Asian Venture Deals Stars Didi, Ola, Intel, Renren
Renren Dives Into Fintech Sector Again With $15.5M Lead Investment
Making another in its series of investments designed to disrupt the fintech sector, China’s social networking player Renren has led a $15.5 million, Series A investment in a Los Angeles-based startup that offers investment options geared to the U.S. mass market.
Participating as co-investors were GSV Capital, Capricorn Investment Group, IGSB, and a who’s who of America’s business leaders including David Bonderman, Gordon Crawford, Matthew Dowd, Rick Hess, Bill Lee, Joe Lonsdale, Alexis Maybank, Lenny Mendonca, Steven Rattner, Dan Rosensweig, Matthew Salzberg, Joseph Sanberg, and Frank Yeary.
Andrei Cherny, CEO and co-founder of Aspiration, a former Clinton White House aide, said he started fund-raising in May and closed the deal in July – lucky timing just before market volatility began.
Founded in November 2014, Aspiration, which is growing favor among millennials, creates and curates financial products and offers them directly online, disintermediating traditional advisors and middle-men. Aspiration’s mutual funds have a $500 minimum investment. A high-yield, FDIC-insured checking account with no fees and worldwide ATM access is in the product mix
A unique part of the business model is that customers pay only what they think the company deserves. Aspiration donates 10% of its revenue to charities providing microloans and mentoring for low-income Americans to start businesses.
Intel Capital, the chip giant’s global investment arm, has injected $67 million into eight companies in China, continuing its strategic investment push into the Mainland.
The investee companies span a range of verticals: IoT, smart devices, transportation and big data. One of the more prominent is Ninebot, backed with $80 million from Xiaomi and Sequoia Capital and a global leader in the personal transport market since its acquisition of Segway earlier this year. Of the eight deals, two others funded by Intel Capital were hardware firm Bluebank and cloud solutions provider AWcloud.
Intel has invested nearly $2 billion in more than 140 China-based companies over the past 30 years. Of these, 35 have gone public or been acquired.
Intel Capital has made clear its commitment to fostering China’s domestic tech industry, with this announcement just ahead of Chinese President Xi Jinping’s first state visit to the U.S. next week.
Ride-sharing apps continue to attract tons of investor attention in China and India.
Ola, India’s biggest taxi-hailing service, has drawn approximately $225 million in a fresh round of funding led by existing investor Falcon Edge Capital, giving it more ammunition to battle with international rival Uber.
The new round comes just months after Ola raised a $400 million Series E round led by DST Global. The new funding is part of an overall $500 million Ola is looking to raise, at a $5 billion valuation.
This latest investment deal for the Indian taxi hailing app follows rival Uber’s plans to invest $1 billion in India. Ola clocks some 750,000 trips a day, while Uber reportedly averages about 200,000 trips daily in India.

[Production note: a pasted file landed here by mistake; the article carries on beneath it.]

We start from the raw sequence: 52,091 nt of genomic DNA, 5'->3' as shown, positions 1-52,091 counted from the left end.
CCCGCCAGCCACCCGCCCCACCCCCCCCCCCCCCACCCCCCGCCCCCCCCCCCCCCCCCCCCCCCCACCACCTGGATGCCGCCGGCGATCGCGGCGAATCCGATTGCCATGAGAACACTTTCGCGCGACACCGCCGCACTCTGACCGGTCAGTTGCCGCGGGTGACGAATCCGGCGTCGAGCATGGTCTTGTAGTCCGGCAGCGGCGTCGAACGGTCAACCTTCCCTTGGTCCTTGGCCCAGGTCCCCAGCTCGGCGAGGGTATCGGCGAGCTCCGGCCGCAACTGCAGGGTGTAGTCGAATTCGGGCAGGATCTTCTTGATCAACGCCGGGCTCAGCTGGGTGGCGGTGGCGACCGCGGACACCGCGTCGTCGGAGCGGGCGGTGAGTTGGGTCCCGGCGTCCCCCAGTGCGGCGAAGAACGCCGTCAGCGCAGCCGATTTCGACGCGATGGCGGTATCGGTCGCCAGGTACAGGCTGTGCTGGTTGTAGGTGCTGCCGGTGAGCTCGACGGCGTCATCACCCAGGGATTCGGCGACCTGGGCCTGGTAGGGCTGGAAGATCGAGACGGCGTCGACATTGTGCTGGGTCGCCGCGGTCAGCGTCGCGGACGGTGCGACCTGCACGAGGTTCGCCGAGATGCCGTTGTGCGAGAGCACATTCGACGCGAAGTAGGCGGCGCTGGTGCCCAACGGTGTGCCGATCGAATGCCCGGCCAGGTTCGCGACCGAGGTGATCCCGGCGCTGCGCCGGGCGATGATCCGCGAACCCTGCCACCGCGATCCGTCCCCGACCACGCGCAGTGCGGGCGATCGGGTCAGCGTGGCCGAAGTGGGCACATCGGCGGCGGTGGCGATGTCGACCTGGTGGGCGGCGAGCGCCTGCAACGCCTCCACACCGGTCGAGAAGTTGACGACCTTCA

This latest investment will give Ola the resources to continue asserting its local edge on Uber, as the app-based taxi hailing market in India heats up.
Meanwhile, China’s top car hailing app, Didi Kuaidi, has opened a new front in its battle with Uber, by backing Uber’s biggest U.S. rival, Lyft.
Didi Kuaidi reportedly invested alongside China’s top Internet companies, Alibaba and Tencent, in funding of an undisclosed amount this past May.
Didi has had a whirlwind September, closing $3 billion in funding, and rebranding as “Didi Chuxing.” The new name signifies the company’s growing portfolio of services including premium car-hailing, carpooling and bus sharing.
Look for this market sector to continue to stay in the fast line as winners are sorted out.
Meituan Funds Online Chinese Startup While Raising Its Own Cash
At a time when startup financings are getting more challenging to pull off, Zhai.me, a Shanghai-based online convenience store marketing to students, has raised $35 million in a Series B funding led by Meituan.com. The Chinese group buying site itself is looking to pull in well over $1 billion in its next fund raising with a valuation of $10 billion, much lower than expected just two months ago.
Launched in December 2014, Zhai.me smartly completed three quick rounds of financing, including a $10 million Series A+ round in May with investors including Bertelsmann Asia, when times were not so tough
Zhai.me operates a mobile platform that provides on-demand delivery of snacks and consumer goods to students. The company’s services cover 800 colleges and universities in nearly 70 Chinese cities, and 100,000 daily orders. The startup aims to increase its daily orders to 1 million by the end of this year.
Zhai.me is one of several startups focused on on-demand deliveries to students. Competitors include 59store.com, backed by Shenzhen Capital Group, and Imcoming.cn, funded by Greenwoods Investment and Sharing Capital.
Meituan, invested in by Alibaba Group, Banyan Capital, Bertelsmann Asia and several VC firms, was valued at $7 billion in its most recent fund raising in January. It ranks 5th on Silicon Dragon’s list of China’s Unicorn Startups.